Personal obligations can arise that alter a person’s sleep schedule. A newborn, for instance, requires constant care, and any parent knows how little sleep a person receives during that phase of a child’s life. Other obligations like caring for an elderly person or an adult with a chronic illness requires a lot of time and attention, often resulting in irregular sleep patterns.
Some jobs require night shifts or working late into the night. It may take some time, but making the appropriate adjustments can help you get the shut-eye you need. Those who try to stick to their same lifestyle may face insufficient sleep that can escalate into health problems.
Medical conditions and sleep disorders can prevent quality sleep. To avoid this, speak with your doctor and see about suggestions on getting better sleep.
Effects of Sleep Deprivation
Side effects of sleep deprivation can vary depending on the severity of the situation. Short-term effects can cause mild to moderate discomfort, while long-term effects may be more life-threatening. Medical problems, such as cardiovascular disease and type 2 diabetes are more likely to occur in individuals who continue to sleep fewer than 7 hours a night.
Acute Sleep Deprivation
- Poor memory – less sleep doesn’t allow the brain enough time to consolidate memories from the previous day.
- Weight gain – due to increase in production of cortisol, a stress hormone that affects the levels of ghrelin (hunger hormone – stimulates the appetite) and leptin (a hormone that tells the brain when the stomach is full). Higher levels of cortisol increase ghrelin and decrease leptin, resulting in eating more.
- Impaired judgment – more likely to make impulsive decisions due to lack of sleep.
- Aged skin – with less sleep, more cortisol is released. Cortisol breaks down the skin collagen, the protein responsible for keeping skin smooth.
- Weakened immune system – with less sleep, less cytokines are produced, proteins that help protect the body against infections. You’re more likely to get sick with a slower recovery rate.
- Discomfort, aches and pains – again, less sleep means less cytokine production. This protein is also responsible in protecting against inflammation. Also, less sleep produces more cortisol, making it harder for muscle recovery.
- Changes in blood pressure, heart rate, and pulse – lack of sleep produces high amounts of cortisol which in turn increases blood pressure, heart rate, and pulse.
- Drowsy driving/accidents/microsleeps – drowsiness leads to a slower reaction time and a shorter attention span, leading some to “zone out.”
Chronic Sleep Deprivation
As time goes on, consistent sleep loss can result in a dramatic increase of the following health problems. While sleep deprivation isn’t fatal, it can lead to life-threatening diseases.
- Depression and mental illness
- Stroke, heart disease, and asthma attack
- Sleep disorders, like insomnia, sleep apnea, and narcolepsy
- Severe mood swings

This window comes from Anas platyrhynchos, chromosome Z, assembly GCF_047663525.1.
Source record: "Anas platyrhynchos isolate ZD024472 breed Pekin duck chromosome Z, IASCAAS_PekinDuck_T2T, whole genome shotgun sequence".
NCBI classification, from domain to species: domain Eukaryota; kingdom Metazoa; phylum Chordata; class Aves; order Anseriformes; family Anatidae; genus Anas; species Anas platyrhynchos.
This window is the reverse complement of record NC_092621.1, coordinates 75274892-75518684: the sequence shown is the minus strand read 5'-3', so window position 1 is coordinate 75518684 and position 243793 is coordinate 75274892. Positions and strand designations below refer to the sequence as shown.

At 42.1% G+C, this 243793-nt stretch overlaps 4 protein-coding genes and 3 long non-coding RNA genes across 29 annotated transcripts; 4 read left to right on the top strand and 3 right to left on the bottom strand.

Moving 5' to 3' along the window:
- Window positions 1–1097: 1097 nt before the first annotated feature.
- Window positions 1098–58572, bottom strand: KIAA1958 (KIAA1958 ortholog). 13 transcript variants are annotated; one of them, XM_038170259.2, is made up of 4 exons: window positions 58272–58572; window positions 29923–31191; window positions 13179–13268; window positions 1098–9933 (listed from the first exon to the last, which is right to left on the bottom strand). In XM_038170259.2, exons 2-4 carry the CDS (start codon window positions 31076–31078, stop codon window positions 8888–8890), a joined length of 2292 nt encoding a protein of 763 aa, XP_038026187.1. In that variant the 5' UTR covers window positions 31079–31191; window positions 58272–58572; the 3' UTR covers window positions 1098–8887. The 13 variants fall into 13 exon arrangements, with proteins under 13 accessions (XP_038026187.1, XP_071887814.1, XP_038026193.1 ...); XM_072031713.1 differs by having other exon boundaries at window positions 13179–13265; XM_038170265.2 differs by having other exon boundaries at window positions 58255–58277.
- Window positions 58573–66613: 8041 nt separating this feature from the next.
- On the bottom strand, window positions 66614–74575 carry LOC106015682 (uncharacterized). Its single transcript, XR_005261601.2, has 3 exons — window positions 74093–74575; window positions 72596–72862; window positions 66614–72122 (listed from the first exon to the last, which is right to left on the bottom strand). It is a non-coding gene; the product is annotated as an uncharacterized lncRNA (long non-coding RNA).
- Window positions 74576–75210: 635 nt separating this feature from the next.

What is Circadian Rhythm and Why is it Important?
Circadian rhythm is the internal 24-hour clock of the body. This natural cycle is responsible for feeling tired and alert at regular times during the day and night. When exposed to natural light, the brain produces less melatonin, keeping you awake and alert.
As sunlight fades, your brain increases its production of melatonin, helping the body prepare for sleep. Regular sleep habits, such as a set sleep and wake time, helps the circadian rhythm work best. Poor sleep habits, such as staying up late on your phone, can throw off the body’s circadian rhythm and send mixed signals from the brain to the body.
Treatment of Sleep Deprivation
One of the most basic forms of treatment for sleep deprivation is getting healthy, regular sleep.
If, after maintaining healthy sleep habits, a person still struggles with sleep, it may be a sign of a sleep disorder. The best way to tackle this is to speak to a doctor or sleep specialist.
Practice Good Sleep Hygiene
Establishing good sleep habits can help improve sleep and decrease sleep deprivation. This includes setting a consistent time for sleeping and waking every day (including weekends), turning off all electronic devices and avoiding any blue screens an hour before bed, and keeping the bedroom cool, dark, and quiet. Good sleep hygiene helps provide better rest and improve overall health.
Consider Healthy Sleep Aids
Speak to your doctor first before taking any type of sleep aid. As a healthier alternative, it might be better to seek out supplements like glycine or magnesium, or drink a cup of warm chamomile tea, or other sleep teas before bed.
Keep a Healthy Diet
The foods we eat play a pivotal role in our quality of sleep. Some foods, such as chocolate, spicy dinners, and french fries, will hinder sleep. While other foods, such as kiwi or white rice, promote better sleep.
Next Steps to End Sleep Deprivation
Sleep deprivation has quickly become a common problem among adults. Whether voluntary or not, you need regular sleep to function at your best. Too often sleep gets sacrificed for other activities. After a while, the consistent loss of sleep, or sleep deprivation can put your health at risk.
To counteract this, we recommend setting a bedtime. It may seem childish, but a set sleep and wake time helps promote a healthier mind and body. We also recommend establishing healthy sleep habits like turning off electronic devices before bed and avoid eating heavy meals late at night.
If set times and good sleep habits still leave you tossing and turning at night, the problem could be internal. Stress is a huge factor in sleep disturbances. If you want to learn more about how to improve your night’s rest, check out our other guides.